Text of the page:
“As a player, you want to be on the ball,” Nagbe added. “You want to be able to attack, have possession of the ball and control the game. Atlanta did a great job of that last year. As a player, you want to be a part of something like that, and hopefully I can add to that.”

For Nagbe, the move takes in a little bit of added meaning. While fitting in with Atlanta will be vital, he also has one eye on his USMNT future.

At age 27, Nagbe still has an eye fixed on World Cup 2022 after missing out on the upcoming 2018 trip to Russia. The midfielder could certainly be a part of the upcoming cycle, and moving to Atlanta is something he believes could help his case.

Until then, though, his task is helping Atlanta mold itself into a winner. He won’t be alone, though. Bocanegra says the club is keeping options open when it comes to further additions. He expects the club to be active right until the transfer window closes and the new season begins.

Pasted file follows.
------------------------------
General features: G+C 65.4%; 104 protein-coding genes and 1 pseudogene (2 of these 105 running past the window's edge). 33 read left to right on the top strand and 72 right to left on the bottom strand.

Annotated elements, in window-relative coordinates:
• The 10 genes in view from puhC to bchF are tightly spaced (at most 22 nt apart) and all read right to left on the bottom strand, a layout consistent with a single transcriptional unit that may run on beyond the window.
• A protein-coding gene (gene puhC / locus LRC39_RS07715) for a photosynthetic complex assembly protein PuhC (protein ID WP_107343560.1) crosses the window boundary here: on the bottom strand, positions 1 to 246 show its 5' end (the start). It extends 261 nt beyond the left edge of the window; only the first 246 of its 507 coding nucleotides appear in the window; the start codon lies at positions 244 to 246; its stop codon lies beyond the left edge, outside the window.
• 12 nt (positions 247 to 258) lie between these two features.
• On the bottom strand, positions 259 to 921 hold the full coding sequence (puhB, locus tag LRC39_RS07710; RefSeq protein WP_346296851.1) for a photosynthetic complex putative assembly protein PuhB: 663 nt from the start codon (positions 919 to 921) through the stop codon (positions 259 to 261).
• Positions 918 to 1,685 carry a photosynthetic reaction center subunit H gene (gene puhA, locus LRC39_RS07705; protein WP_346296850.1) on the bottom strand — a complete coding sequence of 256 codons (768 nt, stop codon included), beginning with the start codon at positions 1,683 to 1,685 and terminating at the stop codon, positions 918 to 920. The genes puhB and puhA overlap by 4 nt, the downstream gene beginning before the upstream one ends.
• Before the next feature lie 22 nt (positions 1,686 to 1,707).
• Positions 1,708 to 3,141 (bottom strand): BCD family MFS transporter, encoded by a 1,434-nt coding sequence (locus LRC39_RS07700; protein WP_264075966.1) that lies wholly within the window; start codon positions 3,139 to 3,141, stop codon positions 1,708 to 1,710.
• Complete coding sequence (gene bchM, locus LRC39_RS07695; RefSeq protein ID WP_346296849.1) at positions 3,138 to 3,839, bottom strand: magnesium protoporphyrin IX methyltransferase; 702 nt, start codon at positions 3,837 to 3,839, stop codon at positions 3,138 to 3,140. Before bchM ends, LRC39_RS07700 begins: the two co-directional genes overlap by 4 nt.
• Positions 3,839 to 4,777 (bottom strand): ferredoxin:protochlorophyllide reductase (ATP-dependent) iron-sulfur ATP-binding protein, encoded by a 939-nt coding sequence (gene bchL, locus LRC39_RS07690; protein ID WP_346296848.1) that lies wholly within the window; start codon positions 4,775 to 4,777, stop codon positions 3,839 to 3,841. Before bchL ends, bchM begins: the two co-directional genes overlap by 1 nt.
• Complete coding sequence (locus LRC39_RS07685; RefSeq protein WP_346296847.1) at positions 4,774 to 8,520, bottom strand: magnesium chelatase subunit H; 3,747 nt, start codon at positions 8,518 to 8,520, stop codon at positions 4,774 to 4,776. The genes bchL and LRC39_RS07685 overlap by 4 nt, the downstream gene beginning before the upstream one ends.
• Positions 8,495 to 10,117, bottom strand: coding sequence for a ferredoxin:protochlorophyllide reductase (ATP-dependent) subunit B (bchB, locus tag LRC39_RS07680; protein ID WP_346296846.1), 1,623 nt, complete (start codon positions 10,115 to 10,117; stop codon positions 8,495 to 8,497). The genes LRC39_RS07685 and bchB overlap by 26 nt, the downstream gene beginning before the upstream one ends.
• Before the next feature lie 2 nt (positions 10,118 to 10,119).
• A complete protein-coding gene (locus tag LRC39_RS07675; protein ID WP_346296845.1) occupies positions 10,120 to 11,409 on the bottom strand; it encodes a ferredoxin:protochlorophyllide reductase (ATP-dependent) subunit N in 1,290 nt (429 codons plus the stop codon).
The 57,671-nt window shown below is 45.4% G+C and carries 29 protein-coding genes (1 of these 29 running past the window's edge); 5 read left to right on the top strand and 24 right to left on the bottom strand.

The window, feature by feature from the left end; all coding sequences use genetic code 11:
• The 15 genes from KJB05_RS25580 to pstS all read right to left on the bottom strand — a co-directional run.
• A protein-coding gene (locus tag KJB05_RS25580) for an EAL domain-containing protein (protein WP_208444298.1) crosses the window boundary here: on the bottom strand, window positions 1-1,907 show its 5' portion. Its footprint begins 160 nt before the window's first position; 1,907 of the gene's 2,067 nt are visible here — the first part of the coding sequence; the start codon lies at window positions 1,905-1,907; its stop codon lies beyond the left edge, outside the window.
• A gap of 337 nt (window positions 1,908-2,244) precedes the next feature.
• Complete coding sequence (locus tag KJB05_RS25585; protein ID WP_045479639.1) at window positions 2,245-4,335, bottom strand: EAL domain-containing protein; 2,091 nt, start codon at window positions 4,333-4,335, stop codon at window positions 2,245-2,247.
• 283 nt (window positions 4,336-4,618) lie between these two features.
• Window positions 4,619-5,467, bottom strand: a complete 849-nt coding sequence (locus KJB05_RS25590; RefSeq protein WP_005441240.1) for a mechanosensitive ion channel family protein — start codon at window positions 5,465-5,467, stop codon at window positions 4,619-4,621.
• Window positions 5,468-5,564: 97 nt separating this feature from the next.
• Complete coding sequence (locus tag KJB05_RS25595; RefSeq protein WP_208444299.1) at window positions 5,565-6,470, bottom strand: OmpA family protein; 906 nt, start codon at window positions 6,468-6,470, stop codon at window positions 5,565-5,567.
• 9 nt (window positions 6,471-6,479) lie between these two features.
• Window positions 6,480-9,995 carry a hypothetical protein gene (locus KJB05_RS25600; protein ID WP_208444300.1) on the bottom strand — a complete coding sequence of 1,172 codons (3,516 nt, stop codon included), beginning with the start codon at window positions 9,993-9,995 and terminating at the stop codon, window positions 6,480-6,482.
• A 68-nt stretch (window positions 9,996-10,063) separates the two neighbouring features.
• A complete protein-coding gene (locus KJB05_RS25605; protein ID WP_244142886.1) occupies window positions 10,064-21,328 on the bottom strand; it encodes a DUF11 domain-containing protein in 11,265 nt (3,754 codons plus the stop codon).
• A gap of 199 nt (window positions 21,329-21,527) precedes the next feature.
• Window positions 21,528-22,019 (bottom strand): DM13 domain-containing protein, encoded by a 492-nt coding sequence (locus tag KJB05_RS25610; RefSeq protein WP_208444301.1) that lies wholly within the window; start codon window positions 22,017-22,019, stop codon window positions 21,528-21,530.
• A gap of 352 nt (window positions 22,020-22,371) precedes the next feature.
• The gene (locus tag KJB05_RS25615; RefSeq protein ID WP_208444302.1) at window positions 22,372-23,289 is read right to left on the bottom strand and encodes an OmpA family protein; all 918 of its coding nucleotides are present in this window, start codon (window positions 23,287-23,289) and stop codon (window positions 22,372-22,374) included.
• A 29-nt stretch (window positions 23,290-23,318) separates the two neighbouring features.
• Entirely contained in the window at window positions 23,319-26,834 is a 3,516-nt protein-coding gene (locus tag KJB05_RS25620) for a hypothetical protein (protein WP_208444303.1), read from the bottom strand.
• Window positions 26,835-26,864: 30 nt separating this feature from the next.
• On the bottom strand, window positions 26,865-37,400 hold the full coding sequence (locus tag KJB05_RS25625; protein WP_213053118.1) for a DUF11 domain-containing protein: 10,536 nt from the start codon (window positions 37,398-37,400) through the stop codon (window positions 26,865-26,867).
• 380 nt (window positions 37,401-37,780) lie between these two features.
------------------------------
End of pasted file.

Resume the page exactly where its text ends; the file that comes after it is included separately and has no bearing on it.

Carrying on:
Even if the club stands relatively pat and completes the long-rumored addition of Ezequiel Barco, Atlanta should be even better than the 2017 expansion side, especially if Nagbe can assert himself as the missing link in the midfield.

“That’s the question everybody has: can you get this kid’s potential and has he unlocked his potential? For me, he’s living his potential right now,” Bocanegra said. “He’s never the guy we expect to score 15 goals. I don’t know if Portland expected him to do that or not.

“For me, I don’t want him to change. I want him to do exactly what he has been doing for the last seven years in the league and now with the national team and that’s why he’s our No.1 target in the league. Everything he has done in his career domestically here and with the national team, that was the player we were looking to get here at this club. “